A layer of cold, clean water that reaches up to my ankles covers the entire surface of this floor. Starting a few meters from the lip of the stairway, tall reeds – taller than I am – grow densely, forming a wall that obstructs my vision just as well as the gloom did on the floors above. While the glowing stones were until now encased into the ceiling, here, they are instead fused into the ground, beneath the water. The ripples created whenever I move twist and distort and refract the blue light from those stones and cast deep, shifting shadows against the reeds, giving the illusion of movement where there is none.
It’s quite beautiful.
And creepy, too.
I’m somewhat surprised at my ability to still feel fear, even when I’m in the kind of state where it wouldn’t be surprising if I keeled over dead any second…
I lower my head for a moment as a wave of dizziness almost makes me topple, and the water near my feet enters my sight. My blood is currently trying to turn it murky and dirty as it drips down into it, drop after drop.
Well, what is this?
I slowly bend down and pick up the sharp stone I found during my last minutes on the second floor. Its point has broken off, but its edges are still keen. I assume it fell down the stairs alongside me and ended up sinking into the water here.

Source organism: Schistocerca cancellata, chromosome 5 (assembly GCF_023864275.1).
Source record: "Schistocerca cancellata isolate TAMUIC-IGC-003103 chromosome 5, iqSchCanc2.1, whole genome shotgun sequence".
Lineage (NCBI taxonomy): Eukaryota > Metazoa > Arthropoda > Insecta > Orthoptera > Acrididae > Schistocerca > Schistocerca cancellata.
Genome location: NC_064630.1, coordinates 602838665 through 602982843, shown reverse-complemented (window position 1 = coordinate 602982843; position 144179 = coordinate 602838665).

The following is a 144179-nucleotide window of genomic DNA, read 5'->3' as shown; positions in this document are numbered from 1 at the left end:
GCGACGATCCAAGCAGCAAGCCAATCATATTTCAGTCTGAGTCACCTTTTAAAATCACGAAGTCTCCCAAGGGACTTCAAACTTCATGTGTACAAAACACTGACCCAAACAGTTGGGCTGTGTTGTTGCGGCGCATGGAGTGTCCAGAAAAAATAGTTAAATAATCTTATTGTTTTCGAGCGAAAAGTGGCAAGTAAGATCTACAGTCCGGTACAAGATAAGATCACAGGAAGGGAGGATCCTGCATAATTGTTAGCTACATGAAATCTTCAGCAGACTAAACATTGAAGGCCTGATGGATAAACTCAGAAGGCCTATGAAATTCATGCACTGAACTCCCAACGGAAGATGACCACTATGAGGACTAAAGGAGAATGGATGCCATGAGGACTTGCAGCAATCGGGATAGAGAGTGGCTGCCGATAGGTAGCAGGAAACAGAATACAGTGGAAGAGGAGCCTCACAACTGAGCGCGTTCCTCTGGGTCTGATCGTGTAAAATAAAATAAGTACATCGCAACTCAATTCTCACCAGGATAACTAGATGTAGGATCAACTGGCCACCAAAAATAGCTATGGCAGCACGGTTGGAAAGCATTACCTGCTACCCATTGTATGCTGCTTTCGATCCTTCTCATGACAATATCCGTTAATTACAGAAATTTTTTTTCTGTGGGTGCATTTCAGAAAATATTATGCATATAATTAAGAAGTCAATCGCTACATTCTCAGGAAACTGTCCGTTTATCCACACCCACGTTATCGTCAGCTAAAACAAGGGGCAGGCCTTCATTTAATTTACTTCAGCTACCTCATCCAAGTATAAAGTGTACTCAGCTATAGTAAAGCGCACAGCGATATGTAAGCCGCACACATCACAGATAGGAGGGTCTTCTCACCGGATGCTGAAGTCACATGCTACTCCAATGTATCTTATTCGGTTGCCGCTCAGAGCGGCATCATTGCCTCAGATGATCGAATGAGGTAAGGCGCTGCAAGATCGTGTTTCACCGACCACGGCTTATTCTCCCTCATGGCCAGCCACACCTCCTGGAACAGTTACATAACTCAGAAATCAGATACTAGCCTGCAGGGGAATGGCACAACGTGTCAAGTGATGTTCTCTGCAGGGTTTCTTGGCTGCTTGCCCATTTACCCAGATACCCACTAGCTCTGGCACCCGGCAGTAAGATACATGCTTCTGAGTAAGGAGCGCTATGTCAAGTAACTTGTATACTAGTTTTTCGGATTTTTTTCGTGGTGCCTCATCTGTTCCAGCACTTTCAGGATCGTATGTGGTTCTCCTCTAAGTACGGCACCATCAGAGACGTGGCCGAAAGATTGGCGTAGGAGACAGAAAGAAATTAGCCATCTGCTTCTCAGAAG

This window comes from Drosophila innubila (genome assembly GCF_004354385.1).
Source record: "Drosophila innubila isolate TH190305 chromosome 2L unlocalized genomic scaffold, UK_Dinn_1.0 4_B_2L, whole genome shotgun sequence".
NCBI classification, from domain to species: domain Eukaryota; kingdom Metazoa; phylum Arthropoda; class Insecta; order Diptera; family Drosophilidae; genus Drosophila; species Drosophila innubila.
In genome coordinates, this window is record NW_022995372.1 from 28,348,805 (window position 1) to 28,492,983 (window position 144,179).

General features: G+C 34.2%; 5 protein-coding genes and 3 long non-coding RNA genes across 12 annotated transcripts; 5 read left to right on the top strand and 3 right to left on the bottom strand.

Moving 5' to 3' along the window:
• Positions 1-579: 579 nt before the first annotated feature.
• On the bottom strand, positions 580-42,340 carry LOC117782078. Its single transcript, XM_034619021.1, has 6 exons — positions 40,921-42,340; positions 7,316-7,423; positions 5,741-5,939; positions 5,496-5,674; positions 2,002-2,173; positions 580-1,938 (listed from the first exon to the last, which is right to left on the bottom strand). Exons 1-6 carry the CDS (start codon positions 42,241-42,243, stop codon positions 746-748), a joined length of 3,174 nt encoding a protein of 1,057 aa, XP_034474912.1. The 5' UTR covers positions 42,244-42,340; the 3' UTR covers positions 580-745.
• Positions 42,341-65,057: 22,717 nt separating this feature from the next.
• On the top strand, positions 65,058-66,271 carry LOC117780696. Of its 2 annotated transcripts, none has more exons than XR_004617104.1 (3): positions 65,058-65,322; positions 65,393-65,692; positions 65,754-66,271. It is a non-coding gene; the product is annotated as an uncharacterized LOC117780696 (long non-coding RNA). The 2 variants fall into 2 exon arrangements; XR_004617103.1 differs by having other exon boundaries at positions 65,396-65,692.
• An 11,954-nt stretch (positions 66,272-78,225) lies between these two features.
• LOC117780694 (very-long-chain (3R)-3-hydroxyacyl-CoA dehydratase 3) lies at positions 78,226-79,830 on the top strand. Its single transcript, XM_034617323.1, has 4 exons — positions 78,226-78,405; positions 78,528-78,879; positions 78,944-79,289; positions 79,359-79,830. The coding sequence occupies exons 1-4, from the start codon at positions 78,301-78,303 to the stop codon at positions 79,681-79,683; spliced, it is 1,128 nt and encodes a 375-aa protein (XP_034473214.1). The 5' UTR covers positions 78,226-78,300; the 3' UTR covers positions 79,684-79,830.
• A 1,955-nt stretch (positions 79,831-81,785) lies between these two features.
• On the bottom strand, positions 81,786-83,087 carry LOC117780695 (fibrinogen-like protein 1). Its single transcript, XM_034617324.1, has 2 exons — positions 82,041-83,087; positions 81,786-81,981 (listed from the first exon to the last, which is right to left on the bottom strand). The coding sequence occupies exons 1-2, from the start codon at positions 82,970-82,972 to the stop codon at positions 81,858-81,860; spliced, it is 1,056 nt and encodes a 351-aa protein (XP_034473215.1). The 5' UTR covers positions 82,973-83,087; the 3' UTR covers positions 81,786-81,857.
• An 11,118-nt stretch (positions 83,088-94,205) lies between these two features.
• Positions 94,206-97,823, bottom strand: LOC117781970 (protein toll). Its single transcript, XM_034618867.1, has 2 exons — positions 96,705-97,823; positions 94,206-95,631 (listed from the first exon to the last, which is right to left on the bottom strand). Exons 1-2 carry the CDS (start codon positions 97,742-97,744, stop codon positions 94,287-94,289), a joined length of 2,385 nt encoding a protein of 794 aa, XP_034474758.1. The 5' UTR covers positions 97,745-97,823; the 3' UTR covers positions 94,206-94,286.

It’s quite lucky I noticed it.
Not sure if it’ll be useful for anything, though.
Keeping it firmly in hand just in case, I walk through the wall of reeds before me, pushing them out of my way, the water flowing gently around my ankles and soothing the scrapes my feet have accumulated.
I’ve only walked for a few minutes, but I already have to rest.
My body is reaching the limits of its endurance.
I feel light-headed, nauseous.
I sit down as lightly as I can – which isn’t much, right now – sending waves rippling out through the reeds around me, and hang my head down, letting my chin rest against my chest. I barely have enough energy to flick my tail out of the way so that I won’t sit on it. Even my ears are drooping.
My eyelids are getting heavier.
I want to sleep.
I think I’ve lost too much blood.
I quickly open my eyes.
Not good. I fell asleep. I can’t let that happen. I forcefully shake myself out of my torpor and immediately get up, even though I don’t feel any less tired than I did a second ago.